BOX 1-1


This report uses the following terminology to create the framework for a decadal plan for civil aeronautics:

  • R&T Area. Five Areas were identified that encompassed the R&T of greatest relevance to the air transportation system (see Chapter 2).

  • R&T Challenge. For each Area, a set of key Challenges was identified and prioritized (see Chapter 3).

  • Strategic Objective. The Strategic Objectives described in the first section of this chapter were used as the primary criteria for assessing the national importance of each R&T Challenge.

  • Why NASA? Four criteria (supporting infrastructure, mission alignment, lack of alternative sponsorship, and appropriate level of risk) were used to determine how appropriate it is for NASA to address each R&T Challenge. The scores assigned to these four criteria were averaged to create a single “Why NASA?” score for each Challenge.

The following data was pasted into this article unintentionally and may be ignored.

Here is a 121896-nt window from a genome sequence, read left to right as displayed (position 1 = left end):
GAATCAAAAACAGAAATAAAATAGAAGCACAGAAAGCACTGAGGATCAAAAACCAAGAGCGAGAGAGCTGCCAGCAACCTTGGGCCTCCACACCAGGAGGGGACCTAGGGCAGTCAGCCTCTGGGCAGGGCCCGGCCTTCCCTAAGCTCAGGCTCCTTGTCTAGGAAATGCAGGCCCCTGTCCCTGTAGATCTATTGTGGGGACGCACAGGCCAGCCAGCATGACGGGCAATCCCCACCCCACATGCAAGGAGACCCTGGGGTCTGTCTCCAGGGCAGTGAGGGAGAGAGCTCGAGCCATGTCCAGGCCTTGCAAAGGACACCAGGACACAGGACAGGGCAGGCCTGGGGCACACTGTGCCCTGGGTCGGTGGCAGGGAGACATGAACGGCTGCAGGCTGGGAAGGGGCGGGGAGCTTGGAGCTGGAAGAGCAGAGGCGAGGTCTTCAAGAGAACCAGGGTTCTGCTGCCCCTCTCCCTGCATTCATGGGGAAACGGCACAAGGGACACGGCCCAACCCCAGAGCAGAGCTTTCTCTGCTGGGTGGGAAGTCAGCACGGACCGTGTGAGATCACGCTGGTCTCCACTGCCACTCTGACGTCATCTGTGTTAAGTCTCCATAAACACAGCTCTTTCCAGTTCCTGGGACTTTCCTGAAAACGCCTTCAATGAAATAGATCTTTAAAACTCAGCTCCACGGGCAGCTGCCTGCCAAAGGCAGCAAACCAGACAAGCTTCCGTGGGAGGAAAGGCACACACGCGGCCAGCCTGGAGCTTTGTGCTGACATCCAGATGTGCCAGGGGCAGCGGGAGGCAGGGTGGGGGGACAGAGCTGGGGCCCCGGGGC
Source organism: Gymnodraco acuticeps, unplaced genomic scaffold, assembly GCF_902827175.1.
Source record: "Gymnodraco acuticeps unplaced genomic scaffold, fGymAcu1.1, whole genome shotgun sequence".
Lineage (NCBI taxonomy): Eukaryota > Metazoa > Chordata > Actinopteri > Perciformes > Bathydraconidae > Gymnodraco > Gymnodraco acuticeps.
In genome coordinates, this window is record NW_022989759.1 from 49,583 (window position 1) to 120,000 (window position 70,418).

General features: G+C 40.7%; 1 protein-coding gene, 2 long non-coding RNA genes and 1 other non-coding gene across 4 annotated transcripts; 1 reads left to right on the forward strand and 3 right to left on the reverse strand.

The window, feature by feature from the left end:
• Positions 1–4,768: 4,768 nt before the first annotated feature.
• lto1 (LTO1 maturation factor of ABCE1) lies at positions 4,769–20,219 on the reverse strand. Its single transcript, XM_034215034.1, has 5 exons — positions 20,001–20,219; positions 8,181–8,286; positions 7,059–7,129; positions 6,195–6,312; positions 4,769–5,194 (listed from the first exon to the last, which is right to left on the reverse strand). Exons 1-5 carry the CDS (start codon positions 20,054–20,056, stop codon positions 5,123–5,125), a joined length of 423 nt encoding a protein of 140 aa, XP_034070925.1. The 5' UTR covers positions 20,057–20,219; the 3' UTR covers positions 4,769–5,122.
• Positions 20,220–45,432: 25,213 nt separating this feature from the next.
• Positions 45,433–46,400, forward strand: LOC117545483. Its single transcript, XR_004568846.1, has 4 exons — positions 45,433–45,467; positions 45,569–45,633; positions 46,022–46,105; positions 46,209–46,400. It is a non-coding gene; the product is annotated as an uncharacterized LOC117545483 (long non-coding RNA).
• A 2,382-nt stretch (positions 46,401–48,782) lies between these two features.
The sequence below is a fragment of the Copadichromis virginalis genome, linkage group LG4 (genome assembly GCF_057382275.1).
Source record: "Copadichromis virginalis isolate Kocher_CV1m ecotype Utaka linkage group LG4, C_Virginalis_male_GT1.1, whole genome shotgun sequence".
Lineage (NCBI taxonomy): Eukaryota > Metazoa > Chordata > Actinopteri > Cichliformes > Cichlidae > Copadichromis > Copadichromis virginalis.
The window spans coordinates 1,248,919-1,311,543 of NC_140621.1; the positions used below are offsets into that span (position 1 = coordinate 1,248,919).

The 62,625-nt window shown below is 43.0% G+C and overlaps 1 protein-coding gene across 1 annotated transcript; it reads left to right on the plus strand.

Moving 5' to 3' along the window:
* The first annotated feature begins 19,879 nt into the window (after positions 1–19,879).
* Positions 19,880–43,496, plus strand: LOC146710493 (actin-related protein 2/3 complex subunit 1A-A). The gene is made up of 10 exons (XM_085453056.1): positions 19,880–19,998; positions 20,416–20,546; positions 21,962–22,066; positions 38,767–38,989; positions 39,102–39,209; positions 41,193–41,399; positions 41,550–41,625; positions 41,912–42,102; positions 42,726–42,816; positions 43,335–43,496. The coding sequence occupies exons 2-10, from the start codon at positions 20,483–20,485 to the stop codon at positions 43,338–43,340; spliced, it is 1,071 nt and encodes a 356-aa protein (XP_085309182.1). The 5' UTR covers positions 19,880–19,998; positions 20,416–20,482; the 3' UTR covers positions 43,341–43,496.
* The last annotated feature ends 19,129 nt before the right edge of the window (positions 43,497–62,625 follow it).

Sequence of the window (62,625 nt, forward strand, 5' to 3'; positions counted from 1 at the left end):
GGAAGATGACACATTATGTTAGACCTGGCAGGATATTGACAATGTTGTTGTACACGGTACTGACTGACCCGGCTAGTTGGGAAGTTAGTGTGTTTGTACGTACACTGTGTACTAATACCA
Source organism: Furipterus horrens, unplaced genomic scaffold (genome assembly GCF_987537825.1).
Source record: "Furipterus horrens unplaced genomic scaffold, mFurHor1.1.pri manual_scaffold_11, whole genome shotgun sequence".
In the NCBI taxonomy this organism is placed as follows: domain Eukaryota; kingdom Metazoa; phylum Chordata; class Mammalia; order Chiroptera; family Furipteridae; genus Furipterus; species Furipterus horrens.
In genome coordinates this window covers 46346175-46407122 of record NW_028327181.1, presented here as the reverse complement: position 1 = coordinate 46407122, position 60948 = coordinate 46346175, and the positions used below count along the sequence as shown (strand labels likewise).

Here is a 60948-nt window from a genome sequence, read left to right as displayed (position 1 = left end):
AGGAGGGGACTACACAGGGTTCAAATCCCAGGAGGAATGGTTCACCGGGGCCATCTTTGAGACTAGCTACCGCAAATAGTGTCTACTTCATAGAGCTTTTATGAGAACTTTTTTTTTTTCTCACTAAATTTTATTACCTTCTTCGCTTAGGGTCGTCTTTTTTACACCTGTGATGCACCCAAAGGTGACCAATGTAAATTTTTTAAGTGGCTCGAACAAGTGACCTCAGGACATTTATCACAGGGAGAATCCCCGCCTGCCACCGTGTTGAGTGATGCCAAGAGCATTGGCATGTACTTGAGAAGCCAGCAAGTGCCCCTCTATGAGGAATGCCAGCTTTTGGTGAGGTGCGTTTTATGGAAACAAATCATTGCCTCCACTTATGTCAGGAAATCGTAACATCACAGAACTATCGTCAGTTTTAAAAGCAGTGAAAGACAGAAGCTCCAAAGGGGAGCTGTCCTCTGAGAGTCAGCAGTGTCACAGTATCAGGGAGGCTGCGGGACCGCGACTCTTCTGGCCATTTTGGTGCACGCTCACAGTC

• R&T Thrust. Thrusts describe threads of commonality among R&T Challenges within each Area (see Chapter 3).

  • Common Theme. Common Themes are used to group cross-cutting Challenges from more than one R&T Area (see Chapter 4). These Themes do not encompass all the high-priority Challenges, because some high-priority Challenges did not have closely linked challenges in other Areas.

  • Milestone. Milestones for each Challenge are included in the detailed descriptions that appear in Appendixes A through E. These milestones are intended to indicate levels of achievement that demonstrate important advances in capability rather than detailed programmatic progress.

FIGURE 1-1 Terminology breakdown tree.

Energy and the environment refer to minimizing the negative impact of air transportation on Earth, its atmosphere, and its natural resources. This objective also includes the search for alternative fuels should petroleum-derived fuels become a constraint on air transportation. The goal is to reduce noise, emissions, and hazardous waste products (such as coolants and retired aircraft components), as well as fuel use per passenger seat mile and cargo ton mile.

Synergy with national and homeland security refers to the added value of specific aeronautical research when it helps to achieve the first four goals while also helping to achieve the goals of the DoD and the DHS. Because the steering

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